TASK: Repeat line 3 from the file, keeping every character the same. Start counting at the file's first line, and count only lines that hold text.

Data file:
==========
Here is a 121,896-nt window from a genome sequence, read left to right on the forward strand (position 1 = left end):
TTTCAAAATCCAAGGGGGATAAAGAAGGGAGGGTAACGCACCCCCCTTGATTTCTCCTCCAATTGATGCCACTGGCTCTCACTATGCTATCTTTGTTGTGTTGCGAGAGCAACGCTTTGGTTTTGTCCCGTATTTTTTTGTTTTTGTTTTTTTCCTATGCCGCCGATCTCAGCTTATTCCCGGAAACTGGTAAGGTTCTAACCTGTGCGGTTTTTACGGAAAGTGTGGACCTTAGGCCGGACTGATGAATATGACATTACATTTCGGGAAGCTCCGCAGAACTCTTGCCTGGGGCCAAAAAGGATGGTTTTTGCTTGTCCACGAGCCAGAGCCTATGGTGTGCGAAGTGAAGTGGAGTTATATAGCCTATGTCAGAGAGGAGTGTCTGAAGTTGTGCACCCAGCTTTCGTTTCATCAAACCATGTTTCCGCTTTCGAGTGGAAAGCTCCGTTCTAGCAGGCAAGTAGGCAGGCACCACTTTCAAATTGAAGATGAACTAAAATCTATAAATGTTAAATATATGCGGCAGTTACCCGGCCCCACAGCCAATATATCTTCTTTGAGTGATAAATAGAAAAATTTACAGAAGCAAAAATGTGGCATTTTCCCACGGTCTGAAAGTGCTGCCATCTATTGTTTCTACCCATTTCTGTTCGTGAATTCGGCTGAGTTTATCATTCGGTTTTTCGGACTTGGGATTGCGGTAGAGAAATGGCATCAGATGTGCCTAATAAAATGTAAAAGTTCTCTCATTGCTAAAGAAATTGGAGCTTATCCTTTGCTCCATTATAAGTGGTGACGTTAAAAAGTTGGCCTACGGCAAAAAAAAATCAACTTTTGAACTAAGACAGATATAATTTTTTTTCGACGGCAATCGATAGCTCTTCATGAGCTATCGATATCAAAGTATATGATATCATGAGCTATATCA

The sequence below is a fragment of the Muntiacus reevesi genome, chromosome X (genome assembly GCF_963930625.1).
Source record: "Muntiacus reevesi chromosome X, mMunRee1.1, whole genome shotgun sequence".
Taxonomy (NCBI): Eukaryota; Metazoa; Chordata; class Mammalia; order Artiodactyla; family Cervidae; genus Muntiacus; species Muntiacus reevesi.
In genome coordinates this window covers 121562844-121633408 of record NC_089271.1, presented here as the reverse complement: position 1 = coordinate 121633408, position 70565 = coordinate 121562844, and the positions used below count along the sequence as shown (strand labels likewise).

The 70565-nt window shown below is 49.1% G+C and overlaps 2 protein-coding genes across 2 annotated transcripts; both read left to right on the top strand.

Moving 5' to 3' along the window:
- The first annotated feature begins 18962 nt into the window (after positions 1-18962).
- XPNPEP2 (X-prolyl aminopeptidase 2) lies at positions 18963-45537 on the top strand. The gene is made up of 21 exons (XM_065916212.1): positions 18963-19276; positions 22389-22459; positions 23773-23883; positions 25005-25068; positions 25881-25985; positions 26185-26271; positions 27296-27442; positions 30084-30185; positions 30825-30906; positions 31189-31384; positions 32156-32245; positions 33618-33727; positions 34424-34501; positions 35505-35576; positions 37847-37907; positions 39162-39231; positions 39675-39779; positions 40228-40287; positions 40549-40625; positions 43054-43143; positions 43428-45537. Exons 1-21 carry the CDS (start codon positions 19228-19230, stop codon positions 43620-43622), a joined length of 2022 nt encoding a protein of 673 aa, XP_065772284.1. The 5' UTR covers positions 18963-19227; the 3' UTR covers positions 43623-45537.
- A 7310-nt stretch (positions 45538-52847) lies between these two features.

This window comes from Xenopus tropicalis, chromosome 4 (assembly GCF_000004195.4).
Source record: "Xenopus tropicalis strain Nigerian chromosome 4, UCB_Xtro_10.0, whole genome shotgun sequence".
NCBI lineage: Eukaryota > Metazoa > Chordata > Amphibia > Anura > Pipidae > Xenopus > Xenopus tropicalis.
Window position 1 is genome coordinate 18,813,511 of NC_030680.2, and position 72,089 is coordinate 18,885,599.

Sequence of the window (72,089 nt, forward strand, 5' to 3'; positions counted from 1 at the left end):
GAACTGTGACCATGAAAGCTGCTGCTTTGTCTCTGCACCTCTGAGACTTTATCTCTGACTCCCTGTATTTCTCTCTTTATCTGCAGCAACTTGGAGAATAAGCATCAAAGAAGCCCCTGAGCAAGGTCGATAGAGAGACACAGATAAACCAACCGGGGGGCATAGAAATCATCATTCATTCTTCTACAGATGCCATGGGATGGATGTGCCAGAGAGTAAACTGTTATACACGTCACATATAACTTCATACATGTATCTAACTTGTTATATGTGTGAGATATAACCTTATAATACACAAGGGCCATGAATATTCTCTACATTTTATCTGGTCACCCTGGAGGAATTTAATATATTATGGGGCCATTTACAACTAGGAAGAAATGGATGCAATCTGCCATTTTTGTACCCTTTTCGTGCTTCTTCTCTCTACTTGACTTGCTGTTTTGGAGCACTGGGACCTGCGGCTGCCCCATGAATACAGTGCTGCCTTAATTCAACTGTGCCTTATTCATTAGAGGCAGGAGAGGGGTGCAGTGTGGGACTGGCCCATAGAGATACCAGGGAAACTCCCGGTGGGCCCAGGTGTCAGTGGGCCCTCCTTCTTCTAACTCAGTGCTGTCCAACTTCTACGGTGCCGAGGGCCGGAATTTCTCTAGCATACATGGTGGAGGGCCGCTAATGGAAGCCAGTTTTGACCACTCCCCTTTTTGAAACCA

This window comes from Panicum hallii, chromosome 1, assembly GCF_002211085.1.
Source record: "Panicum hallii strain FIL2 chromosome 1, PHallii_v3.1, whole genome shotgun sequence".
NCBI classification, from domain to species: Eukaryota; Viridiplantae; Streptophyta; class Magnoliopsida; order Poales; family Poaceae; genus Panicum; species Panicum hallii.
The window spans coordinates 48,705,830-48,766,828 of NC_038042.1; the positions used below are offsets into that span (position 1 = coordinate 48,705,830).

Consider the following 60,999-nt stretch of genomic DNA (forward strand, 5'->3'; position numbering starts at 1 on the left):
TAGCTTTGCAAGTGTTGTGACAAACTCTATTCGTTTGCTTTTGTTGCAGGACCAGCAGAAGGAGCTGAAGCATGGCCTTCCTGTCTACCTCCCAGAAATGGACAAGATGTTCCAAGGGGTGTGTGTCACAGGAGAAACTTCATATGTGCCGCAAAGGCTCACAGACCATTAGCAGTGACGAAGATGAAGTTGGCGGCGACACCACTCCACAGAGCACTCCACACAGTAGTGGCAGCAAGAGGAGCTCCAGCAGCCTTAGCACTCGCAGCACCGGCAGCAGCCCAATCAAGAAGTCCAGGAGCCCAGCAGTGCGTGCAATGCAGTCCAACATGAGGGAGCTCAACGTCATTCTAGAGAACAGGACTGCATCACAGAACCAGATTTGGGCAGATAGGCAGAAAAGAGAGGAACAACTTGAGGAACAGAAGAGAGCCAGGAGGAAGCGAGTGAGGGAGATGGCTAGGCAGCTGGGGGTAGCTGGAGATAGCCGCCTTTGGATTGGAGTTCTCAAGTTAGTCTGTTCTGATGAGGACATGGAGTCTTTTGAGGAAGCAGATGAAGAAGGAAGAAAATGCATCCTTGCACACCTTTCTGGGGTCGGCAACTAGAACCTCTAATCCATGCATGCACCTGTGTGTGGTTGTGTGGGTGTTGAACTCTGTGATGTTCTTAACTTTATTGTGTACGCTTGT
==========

The sequence below is a fragment of the Muntiacus reevesi genome, chromosome X (genome assembly GCF_963930625.1).